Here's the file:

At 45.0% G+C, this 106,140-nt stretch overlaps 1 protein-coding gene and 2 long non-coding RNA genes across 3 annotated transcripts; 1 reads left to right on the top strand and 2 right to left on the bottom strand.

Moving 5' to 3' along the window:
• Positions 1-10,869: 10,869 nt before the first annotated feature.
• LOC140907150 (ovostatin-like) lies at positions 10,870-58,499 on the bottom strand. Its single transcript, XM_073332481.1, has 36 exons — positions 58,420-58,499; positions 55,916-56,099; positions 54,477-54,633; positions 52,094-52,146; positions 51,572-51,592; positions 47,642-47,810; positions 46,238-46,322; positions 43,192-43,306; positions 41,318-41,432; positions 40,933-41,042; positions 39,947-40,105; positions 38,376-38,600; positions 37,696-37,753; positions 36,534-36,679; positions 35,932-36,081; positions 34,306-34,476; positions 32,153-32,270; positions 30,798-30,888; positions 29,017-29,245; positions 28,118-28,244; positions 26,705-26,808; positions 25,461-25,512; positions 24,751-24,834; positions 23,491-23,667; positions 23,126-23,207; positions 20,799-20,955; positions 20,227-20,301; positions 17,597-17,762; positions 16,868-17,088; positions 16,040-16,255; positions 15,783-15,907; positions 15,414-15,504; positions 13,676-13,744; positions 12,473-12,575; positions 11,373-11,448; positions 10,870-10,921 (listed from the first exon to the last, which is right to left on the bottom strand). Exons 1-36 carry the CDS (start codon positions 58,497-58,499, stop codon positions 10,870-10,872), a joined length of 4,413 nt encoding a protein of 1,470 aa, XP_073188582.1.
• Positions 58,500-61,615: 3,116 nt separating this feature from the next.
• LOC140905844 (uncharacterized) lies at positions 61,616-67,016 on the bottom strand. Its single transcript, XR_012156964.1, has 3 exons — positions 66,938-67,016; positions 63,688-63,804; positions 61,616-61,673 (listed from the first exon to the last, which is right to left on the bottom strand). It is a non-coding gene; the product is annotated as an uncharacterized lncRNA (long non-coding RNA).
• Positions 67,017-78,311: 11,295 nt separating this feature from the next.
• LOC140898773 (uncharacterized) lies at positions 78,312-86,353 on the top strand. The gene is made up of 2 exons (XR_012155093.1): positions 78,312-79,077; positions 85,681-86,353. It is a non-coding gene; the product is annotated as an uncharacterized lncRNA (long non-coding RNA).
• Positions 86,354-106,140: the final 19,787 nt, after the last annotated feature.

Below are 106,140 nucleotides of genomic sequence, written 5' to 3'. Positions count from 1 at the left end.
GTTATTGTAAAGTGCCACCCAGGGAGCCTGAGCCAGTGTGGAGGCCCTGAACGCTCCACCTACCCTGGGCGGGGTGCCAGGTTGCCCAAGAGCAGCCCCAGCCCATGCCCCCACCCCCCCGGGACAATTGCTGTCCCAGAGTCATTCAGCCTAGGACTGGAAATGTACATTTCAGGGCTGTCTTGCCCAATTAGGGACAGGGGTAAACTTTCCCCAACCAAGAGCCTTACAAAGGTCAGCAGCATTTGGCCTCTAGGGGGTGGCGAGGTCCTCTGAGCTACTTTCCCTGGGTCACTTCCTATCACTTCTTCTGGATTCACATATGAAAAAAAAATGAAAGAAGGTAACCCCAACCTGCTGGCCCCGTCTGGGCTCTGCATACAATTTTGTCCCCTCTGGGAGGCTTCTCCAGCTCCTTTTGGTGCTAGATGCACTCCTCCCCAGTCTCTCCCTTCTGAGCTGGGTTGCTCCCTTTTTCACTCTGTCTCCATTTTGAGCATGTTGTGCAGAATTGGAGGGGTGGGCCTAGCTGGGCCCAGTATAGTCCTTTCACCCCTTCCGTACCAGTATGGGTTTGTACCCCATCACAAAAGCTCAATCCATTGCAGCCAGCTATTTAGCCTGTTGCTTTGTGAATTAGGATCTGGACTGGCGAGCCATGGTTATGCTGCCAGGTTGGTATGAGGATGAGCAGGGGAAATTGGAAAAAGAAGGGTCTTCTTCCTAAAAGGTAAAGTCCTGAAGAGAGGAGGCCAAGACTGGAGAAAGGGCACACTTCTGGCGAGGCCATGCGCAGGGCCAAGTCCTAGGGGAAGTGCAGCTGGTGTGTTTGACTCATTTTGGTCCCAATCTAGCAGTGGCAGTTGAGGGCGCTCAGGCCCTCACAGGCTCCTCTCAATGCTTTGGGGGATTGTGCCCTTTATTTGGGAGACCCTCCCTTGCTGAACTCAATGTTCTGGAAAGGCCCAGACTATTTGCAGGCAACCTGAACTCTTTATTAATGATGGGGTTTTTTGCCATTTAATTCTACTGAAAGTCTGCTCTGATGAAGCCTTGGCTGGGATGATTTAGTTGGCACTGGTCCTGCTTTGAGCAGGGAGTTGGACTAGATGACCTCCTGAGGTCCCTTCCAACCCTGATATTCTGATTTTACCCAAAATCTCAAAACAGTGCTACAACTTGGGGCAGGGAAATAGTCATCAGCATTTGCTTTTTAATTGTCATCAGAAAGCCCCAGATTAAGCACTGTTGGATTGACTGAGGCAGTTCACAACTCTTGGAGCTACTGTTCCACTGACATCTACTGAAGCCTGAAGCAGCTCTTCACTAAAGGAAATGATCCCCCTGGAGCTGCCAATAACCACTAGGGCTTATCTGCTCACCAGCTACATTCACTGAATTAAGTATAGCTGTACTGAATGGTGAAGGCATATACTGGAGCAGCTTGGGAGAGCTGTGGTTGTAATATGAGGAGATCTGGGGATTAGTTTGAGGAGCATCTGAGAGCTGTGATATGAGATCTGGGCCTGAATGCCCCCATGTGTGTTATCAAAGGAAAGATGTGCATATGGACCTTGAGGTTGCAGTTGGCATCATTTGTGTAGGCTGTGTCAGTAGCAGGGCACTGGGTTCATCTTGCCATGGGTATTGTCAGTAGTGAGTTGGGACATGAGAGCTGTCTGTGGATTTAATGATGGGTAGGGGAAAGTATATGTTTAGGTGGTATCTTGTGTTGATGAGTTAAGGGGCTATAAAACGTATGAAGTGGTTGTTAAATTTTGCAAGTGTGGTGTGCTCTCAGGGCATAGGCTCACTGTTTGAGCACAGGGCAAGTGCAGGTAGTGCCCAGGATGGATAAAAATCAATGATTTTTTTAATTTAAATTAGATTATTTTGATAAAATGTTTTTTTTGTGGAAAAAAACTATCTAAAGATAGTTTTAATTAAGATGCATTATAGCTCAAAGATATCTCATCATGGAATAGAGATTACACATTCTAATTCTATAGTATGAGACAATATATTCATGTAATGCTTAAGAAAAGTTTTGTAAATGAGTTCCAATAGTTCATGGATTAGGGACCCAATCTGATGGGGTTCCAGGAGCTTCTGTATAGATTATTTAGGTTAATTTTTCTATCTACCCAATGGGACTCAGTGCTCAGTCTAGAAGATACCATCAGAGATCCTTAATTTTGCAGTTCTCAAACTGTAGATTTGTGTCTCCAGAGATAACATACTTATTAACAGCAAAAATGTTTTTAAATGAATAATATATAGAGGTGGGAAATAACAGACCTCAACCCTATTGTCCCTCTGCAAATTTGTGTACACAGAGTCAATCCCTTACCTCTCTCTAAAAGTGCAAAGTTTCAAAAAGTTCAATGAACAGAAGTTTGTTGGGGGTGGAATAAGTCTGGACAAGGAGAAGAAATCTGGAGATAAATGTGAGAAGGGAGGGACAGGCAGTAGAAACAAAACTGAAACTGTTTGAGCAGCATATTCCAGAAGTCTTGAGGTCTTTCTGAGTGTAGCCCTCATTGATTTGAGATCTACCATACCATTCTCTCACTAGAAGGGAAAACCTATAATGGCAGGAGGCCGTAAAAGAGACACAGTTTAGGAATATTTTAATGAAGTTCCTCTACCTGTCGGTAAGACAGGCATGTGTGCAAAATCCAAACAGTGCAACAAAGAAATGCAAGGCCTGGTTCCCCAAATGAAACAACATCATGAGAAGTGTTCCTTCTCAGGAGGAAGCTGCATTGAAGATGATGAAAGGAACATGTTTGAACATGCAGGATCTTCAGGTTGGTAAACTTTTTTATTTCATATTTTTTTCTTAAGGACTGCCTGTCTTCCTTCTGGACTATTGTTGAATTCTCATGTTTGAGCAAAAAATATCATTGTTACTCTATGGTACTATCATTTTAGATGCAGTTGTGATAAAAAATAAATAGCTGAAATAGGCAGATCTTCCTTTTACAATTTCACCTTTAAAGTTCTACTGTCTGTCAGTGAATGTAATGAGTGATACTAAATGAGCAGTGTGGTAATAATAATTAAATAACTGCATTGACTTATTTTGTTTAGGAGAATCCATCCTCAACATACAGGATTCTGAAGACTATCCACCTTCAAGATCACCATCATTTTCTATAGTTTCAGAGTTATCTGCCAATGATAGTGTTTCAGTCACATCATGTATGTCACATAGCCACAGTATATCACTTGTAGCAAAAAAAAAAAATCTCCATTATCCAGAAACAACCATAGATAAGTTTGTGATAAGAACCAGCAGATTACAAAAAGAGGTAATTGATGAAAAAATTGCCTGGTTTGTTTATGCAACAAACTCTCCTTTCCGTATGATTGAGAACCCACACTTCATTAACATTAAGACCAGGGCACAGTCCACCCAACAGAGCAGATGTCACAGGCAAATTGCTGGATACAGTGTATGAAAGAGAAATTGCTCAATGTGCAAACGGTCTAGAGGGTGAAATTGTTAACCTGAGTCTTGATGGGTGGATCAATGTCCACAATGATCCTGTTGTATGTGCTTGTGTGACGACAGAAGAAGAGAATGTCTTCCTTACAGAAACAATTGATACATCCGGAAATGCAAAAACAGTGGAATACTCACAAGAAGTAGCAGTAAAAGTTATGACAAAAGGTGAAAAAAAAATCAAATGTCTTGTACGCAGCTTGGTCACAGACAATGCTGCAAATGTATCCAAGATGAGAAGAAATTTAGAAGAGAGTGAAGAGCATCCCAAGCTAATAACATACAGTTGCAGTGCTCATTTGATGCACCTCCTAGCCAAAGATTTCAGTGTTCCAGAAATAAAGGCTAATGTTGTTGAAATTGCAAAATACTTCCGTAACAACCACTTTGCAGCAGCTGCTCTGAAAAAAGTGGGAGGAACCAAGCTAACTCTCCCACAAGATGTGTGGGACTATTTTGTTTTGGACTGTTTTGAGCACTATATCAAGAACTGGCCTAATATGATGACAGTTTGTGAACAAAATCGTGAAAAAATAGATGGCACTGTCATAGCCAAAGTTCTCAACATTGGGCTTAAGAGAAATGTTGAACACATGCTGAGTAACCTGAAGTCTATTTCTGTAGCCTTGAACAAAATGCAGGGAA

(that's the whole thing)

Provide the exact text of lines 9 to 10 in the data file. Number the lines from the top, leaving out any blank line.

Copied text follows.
• Positions 86,354-106,140: the final 19,787 nt, after the last annotated feature.

Below are 106,140 nucleotides of genomic sequence, written 5' to 3'. Positions count from 1 at the left end.